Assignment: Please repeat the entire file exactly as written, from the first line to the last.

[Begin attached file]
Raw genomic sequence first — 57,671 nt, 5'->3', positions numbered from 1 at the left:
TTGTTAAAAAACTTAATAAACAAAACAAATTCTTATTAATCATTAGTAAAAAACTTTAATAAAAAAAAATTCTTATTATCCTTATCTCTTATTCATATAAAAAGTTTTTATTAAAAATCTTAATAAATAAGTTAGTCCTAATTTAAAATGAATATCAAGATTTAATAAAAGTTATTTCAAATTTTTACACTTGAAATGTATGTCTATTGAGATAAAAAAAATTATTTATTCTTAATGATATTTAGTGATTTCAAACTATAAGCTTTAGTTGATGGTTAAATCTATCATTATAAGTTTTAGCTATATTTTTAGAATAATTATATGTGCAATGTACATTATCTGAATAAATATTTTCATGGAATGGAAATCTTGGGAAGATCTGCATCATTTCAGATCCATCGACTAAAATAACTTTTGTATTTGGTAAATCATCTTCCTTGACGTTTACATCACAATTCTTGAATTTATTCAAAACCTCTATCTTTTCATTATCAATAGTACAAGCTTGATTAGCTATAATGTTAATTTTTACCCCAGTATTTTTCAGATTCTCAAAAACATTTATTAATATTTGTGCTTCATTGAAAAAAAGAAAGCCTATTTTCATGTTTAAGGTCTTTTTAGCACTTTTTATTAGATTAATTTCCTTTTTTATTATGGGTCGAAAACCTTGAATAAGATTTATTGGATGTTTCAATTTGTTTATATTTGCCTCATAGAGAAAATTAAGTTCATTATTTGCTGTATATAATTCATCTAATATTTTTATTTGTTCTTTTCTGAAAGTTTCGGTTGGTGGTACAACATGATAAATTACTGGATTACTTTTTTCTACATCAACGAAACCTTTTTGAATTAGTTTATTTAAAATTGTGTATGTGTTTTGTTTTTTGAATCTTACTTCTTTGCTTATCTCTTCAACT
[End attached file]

Raw genomic sequence first — 57,671 nt, 5'->3', positions numbered from 1 at the left:
TTGTTAAAAAACTTAATAAACAAAACAAATTCTTATTAATCATTAGTAAAAAACTTTAATAAAAAAAAATTCTTATTATCCTTATCTCTTATTCATATAAAAAGTTTTTATTAAAAATCTTAATAAATAAGTTAGTCCTAATTTAAAATGAATATCAAGATTTAATAAAAGTTATTTCAAATTTTTACACTTGAAATGTATGTCTATTGAGATAAAAAAAATTATTTATTCTTAATGATATTTAGTGATTTCAAACTATAAGCTTTAGTTGATGGTTAAATCTATCATTATAAGTTTTAGCTATATTTTTAGAATAATTATATGTGCAATGTACATTATCTGAATAAATATTTTCATGGAATGGAAATCTTGGGAAGATCTGCATCATTTCAGATCCATCGACTAAAATAACTTTTGTATTTGGTAAATCATCTTCCTTGACGTTTACATCACAATTCTTGAATTTATTCAAAACCTCTATCTTTTCATTATCAATAGTACAAGCTTGATTAGCTATAATGTTAATTTTTACCCCAGTATTTTTCAGATTCTCAAAAACATTTATTAATATTTGTGCTTCATTGAAAAAAAGAAAGCCTATTTTCATGTTTAAGGTCTTTTTAGCACTTTTTATTAGATTAATTTCCTTTTTTATTATGGGTCGAAAACCTTGAATAAGATTTATTGGATGTTTCAATTTGTTTATATTTGCCTCATAGAGAAAATTAAGTTCATTATTTGCTGTATATAATTCATCTAATATTTTTATTTGTTCTTTTCTGAAAGTTTCGGTTGGTGGTACAACATGATAAATTACTGGATTACTTTTTTCTACATCAACGAAACCTTTTTGAATTAGTTTATTTAAAATTGTGTATGTGTTTTGTTTTTTGAATCTTACTTCTTTGCTTATCTCTTCAACT